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Tuesday22 August 2017

Architect of the Year Awards 2013 shortlist revealed

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Refurbishment and housing among most hotly contested categories

The long-awaited shortlist for the 2013 Architect of the Year Awards was announced today, with six practices selected for each of category.

BD received more than 200 entries this year, with refurbishment proving the most popular category, followed by small projects and housing.

Amanda Baillieu, editor-in-chief at BD, said: “The awards are always a barometer of where the work is, so it’s no surprise that refurbishment is the most hotly contested category, closely followed by housing.

“It’s also great to see so many practices entering for the first time.”

Other hotly contested categories include the international breakthrough architect, where Adjaye Associates is up against And Architects, AHMM and Studio Seilern, while Duggan Morris, Erect Architecture and Niall McLaughlin are among those shortlisted for the public building prize.

All 11 categories will now be judged by a panel including historian Will Palin, regeneration guru Clive Dutton and director architecture, design, fashion at the British Council Vicky Richardson.

The Architect of the Year Awards take place on December 3 at the Brewery in central London. Book your place here.

The 2013 Architect of the Year Awards shortlist in full

Education (6th to University)

Allford Hall Monaghan Morris

Arup

Associates

BGS Architects

Hawkins Brown

Jestico Whiles

John McAslan and Partners

AHMM’s Dagenham Park School

Source: Tim Soar

AHMM’s Dagenham Park School

Interior

Archer Humphryes Architects

Buckley Gray Yeoman

David Kohn Architects

Gensler

Jump Studios

Moxon

David Kohn Architects’ Carrer Avinyo apartment, Barcelona

Source: José Hevia Photographía

David Kohn Architects’ Carrer Avinyo apartment, Barcelona

Office

5plus Architects

Allford Hall Monaghan Morris

Faulkner Brown Architects

John McAslan & Partners

Orms

Stiff + Trevillion

Valentine Place by Stiff + Trevilion

Source: Killian O’Sullivan

Valentine Place by Stiff + Trevilion

Masterplanning & public realm

Hall McKnight Architects

Hawkins/Brown

Levitt Bernstein Associates

Patel Taylor

Studio Egret West Limited

VOGT Landscape

Vartov Square, Copenhagen, by Hall McKnight

Source: Stamers Kontor

Vartov Square, Copenhagen, by Hall McKnight

International Breakthrough

Adjaye Associates

Allford Hall Monaghan Morris

AndArchitects

Haptic Architects

Studio Seilern Architects

Waa (we architech anonymous ltd)

David Adjaye's Smithsonian

Source: David Adjaye

David Adjaye’s interior of the Smithsonian Institute

One off house

Carl Turner Architects

Featherstone Young

Hudson Architects

Liddicott & Goldhill

Simon Gill

Studio Seilern

Slip House, London by Carl Turner Architects

Source: Tim Crocker

Slip House, London by Carl Turner Architects

 Public Building

Allford Hall Monaghan Morris

Duggan Morris

Erect Architecture

Naill McLaughlin Architects

Pringle Richards Sharratt Architects

Wilkinson Eyre Architects

Bishop Edward King Chapel by Niall McLaughlin Architects

Source: Dennis Gilbert/View

Bishop Edward King Chapel by Niall McLaughlin Architects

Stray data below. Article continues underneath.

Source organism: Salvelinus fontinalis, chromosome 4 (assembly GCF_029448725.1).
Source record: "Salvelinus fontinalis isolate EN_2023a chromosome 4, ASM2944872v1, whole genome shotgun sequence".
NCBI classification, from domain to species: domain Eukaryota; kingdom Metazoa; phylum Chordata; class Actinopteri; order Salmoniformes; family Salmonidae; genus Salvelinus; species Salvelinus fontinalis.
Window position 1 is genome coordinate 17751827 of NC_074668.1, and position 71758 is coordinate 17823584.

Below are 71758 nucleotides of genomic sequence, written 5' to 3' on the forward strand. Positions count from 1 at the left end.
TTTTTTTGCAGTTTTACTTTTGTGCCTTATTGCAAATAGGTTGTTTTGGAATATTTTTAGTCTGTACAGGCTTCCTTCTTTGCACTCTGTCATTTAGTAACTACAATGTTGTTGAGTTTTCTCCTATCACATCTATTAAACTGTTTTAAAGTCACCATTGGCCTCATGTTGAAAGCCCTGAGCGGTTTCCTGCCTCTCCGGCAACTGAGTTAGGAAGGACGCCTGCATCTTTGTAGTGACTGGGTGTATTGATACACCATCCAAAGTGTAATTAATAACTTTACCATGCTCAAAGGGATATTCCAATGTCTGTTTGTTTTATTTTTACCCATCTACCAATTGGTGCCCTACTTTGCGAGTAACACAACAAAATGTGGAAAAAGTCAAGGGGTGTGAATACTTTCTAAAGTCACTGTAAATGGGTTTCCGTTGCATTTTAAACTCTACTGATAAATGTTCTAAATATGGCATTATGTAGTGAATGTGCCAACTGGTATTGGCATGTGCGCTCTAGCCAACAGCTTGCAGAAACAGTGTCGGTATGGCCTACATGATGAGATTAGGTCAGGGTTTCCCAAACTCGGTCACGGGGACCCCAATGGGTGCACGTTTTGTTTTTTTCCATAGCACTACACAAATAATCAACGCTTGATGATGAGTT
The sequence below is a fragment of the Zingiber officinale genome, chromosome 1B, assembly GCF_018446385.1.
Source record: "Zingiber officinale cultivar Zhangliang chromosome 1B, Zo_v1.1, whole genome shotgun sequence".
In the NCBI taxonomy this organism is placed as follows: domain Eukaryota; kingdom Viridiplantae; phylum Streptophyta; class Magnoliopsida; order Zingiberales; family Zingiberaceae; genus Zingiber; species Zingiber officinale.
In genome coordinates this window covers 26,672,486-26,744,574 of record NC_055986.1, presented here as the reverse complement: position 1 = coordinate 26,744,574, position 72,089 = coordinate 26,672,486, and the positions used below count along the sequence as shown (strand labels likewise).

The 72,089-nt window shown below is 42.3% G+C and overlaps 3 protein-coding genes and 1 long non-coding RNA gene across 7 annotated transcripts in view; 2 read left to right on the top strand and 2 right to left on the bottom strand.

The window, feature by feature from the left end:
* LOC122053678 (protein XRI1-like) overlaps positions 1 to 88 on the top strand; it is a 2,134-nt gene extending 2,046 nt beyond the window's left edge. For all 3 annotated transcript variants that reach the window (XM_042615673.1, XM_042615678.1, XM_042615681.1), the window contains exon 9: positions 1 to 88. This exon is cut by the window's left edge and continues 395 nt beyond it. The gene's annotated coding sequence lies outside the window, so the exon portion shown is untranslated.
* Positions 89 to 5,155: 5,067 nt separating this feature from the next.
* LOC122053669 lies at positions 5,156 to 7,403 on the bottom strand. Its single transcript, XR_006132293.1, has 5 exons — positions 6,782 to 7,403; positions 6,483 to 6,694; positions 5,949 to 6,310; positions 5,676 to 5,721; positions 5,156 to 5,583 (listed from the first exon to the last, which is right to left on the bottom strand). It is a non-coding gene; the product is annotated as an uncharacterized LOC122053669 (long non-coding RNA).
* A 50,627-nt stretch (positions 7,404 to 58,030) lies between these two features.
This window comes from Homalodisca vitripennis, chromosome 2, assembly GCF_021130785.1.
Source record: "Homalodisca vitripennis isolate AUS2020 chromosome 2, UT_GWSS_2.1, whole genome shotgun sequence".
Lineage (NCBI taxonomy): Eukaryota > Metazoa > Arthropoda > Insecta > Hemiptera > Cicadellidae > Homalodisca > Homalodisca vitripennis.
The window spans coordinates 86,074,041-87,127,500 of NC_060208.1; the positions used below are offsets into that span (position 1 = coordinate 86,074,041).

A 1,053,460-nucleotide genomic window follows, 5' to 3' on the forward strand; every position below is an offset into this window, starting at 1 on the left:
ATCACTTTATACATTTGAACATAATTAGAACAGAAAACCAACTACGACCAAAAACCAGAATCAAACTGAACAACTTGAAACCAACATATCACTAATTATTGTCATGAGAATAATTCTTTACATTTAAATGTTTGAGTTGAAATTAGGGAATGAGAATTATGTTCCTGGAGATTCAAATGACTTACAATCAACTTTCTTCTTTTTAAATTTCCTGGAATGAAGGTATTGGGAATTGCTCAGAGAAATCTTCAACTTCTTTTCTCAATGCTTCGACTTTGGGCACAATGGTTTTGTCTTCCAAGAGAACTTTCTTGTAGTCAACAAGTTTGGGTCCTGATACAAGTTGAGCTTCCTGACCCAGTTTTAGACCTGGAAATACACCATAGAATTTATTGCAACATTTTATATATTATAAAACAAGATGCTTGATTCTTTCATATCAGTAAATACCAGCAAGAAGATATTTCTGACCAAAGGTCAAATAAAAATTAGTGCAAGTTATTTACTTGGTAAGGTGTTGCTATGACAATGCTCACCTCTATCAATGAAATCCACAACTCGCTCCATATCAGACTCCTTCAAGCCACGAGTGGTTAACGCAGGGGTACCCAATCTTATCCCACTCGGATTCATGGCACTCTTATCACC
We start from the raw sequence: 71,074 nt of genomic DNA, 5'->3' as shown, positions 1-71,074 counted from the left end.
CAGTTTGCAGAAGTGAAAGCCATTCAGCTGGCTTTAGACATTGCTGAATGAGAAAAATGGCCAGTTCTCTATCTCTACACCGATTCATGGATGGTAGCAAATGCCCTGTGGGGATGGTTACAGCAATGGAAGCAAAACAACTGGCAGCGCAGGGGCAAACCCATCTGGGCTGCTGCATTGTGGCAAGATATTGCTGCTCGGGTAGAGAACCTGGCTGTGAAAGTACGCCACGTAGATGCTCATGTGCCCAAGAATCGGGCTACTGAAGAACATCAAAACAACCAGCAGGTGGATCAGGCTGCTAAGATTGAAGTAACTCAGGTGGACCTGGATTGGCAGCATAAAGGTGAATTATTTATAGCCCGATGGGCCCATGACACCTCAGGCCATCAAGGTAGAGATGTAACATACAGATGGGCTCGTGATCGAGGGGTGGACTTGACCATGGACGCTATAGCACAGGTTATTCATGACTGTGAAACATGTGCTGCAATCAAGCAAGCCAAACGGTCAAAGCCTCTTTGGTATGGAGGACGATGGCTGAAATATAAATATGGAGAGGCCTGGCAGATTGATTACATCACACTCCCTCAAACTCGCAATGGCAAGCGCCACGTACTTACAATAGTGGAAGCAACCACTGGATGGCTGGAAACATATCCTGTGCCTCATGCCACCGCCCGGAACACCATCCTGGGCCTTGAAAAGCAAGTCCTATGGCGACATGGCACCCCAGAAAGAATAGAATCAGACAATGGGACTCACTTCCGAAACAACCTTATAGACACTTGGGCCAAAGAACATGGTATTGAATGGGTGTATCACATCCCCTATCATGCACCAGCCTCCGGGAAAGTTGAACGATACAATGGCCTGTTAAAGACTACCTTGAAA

Refurbishment

DSDHA

Feilden Clegg Bradley Studios

Hawkins\Brown

John McAslan & Partners

Jonathan Woolf Architects

Peter Barber Architects

Alex Monroe Studios by DSDHA

Source: Dennis Gilbert/View

Alex Monroe Studios by DSDHA

Small Project

AY Architects

Dualchas Architects

Gort Scott

Ian McChesney

MATT Architecture

Studio Octopi

 

Studio Octopi's Orchard House

Source: Chris RomerLee

Studio Octopi’s Orchard House

Housing

Duggan Morris

Karakusevic Carson

Maccreanor Lavington

Mae Architects

Peter Barber Architects

Proctor Matthews

Saxon Court, King’s Cross by Maccreanor Lavington Architects

Source: Tim Crocker

Saxon Court, King’s Cross by Maccreanor Lavington Architects

Education (Nursery to Secondary)

dRMM

Feilden Clegg Bradley Studios

Hawkins\Brown

Mitchell Taylor Workshop

Nicholas Hare Architects

Penoyre & Prasad

Philip Richards Building by Mitchell Taylor Workshop

Source: Peter Cook

Philip Richards Building by Mitchell Taylor Workshop

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Readers' comments (9)

  • re the Slip House - I do wonder how the Town Planners approved it :
    it seems to me that it is in a road of terrace houses yet it projects in front of the building line, it has no reference or coherence with its neighbours, it has none of the characteristics of the local character, I don't regard it as a sculptural form.
    can anybody enlighten me how it was approved?

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  • AHMM’s Dagenham Park School.
    One crust short of a Prison?

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  • Depressing.

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  • You guys not nominated then I take it?

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  • I'm not an architect. Whilst the small pictures shown in the article aren't uniformly awful, there's enough there to make me roll my eyes.

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  • @Abominable snowman, why? Just out of interest.

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  • I think it's this tendency to favour an aesthetic of confrontational awkwardness. Or, as in the first example, stern rationalism (although once the pupils are in, maybe it'll be fine).

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  • Architects are such amazing downers on other's work, some really good stuff on this list.

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  • the usual suspects

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